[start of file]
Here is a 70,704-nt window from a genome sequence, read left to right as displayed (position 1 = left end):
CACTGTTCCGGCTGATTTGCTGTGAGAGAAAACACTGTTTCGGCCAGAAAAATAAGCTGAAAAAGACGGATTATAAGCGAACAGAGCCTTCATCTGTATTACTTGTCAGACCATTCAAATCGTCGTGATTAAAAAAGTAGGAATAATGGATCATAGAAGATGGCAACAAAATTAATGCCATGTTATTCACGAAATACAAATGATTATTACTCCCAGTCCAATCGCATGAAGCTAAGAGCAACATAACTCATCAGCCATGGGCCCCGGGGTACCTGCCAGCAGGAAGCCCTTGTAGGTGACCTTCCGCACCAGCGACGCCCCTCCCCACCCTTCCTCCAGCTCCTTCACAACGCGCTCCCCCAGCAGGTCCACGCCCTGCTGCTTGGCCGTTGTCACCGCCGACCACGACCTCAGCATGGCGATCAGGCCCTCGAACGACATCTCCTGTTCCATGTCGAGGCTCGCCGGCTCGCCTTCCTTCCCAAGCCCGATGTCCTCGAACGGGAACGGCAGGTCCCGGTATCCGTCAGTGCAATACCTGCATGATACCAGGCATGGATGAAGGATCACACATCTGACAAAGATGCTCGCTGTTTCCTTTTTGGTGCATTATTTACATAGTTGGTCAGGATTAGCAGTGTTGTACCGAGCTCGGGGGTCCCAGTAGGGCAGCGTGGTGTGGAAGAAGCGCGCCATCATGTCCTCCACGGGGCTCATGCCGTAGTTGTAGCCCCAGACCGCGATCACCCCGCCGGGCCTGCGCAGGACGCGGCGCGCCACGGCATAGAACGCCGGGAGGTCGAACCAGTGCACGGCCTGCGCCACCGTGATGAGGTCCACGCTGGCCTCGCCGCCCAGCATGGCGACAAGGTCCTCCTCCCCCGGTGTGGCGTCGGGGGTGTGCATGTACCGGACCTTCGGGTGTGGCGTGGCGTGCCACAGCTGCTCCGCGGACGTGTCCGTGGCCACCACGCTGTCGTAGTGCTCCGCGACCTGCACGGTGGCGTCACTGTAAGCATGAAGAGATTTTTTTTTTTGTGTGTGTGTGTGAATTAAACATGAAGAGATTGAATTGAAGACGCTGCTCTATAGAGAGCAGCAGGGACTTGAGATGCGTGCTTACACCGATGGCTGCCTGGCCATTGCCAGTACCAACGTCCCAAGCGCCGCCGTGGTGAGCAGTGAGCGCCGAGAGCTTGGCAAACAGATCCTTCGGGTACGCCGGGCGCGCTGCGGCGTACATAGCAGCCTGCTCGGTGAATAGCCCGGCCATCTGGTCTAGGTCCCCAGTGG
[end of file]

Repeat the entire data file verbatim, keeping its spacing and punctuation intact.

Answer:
Here is a 70,704-nt window from a genome sequence, read left to right as displayed (position 1 = left end):
CACTGTTCCGGCTGATTTGCTGTGAGAGAAAACACTGTTTCGGCCAGAAAAATAAGCTGAAAAAGACGGATTATAAGCGAACAGAGCCTTCATCTGTATTACTTGTCAGACCATTCAAATCGTCGTGATTAAAAAAGTAGGAATAATGGATCATAGAAGATGGCAACAAAATTAATGCCATGTTATTCACGAAATACAAATGATTATTACTCCCAGTCCAATCGCATGAAGCTAAGAGCAACATAACTCATCAGCCATGGGCCCCGGGGTACCTGCCAGCAGGAAGCCCTTGTAGGTGACCTTCCGCACCAGCGACGCCCCTCCCCACCCTTCCTCCAGCTCCTTCACAACGCGCTCCCCCAGCAGGTCCACGCCCTGCTGCTTGGCCGTTGTCACCGCCGACCACGACCTCAGCATGGCGATCAGGCCCTCGAACGACATCTCCTGTTCCATGTCGAGGCTCGCCGGCTCGCCTTCCTTCCCAAGCCCGATGTCCTCGAACGGGAACGGCAGGTCCCGGTATCCGTCAGTGCAATACCTGCATGATACCAGGCATGGATGAAGGATCACACATCTGACAAAGATGCTCGCTGTTTCCTTTTTGGTGCATTATTTACATAGTTGGTCAGGATTAGCAGTGTTGTACCGAGCTCGGGGGTCCCAGTAGGGCAGCGTGGTGTGGAAGAAGCGCGCCATCATGTCCTCCACGGGGCTCATGCCGTAGTTGTAGCCCCAGACCGCGATCACCCCGCCGGGCCTGCGCAGGACGCGGCGCGCCACGGCATAGAACGCCGGGAGGTCGAACCAGTGCACGGCCTGCGCCACCGTGATGAGGTCCACGCTGGCCTCGCCGCCCAGCATGGCGACAAGGTCCTCCTCCCCCGGTGTGGCGTCGGGGGTGTGCATGTACCGGACCTTCGGGTGTGGCGTGGCGTGCCACAGCTGCTCCGCGGACGTGTCCGTGGCCACCACGCTGTCGTAGTGCTCCGCGACCTGCACGGTGGCGTCACTGTAAGCATGAAGAGATTTTTTTTTTTGTGTGTGTGTGTGAATTAAACATGAAGAGATTGAATTGAAGACGCTGCTCTATAGAGAGCAGCAGGGACTTGAGATGCGTGCTTACACCGATGGCTGCCTGGCCATTGCCAGTACCAACGTCCCAAGCGCCGCCGTGGTGAGCAGTGAGCGCCGAGAGCTTGGCAAACAGATCCTTCGGGTACGCCGGGCGCGCTGCGGCGTACATAGCAGCCTGCTCGGTGAATAGCCCGGCCATCTGGTCTAGGTCCCCAGTGG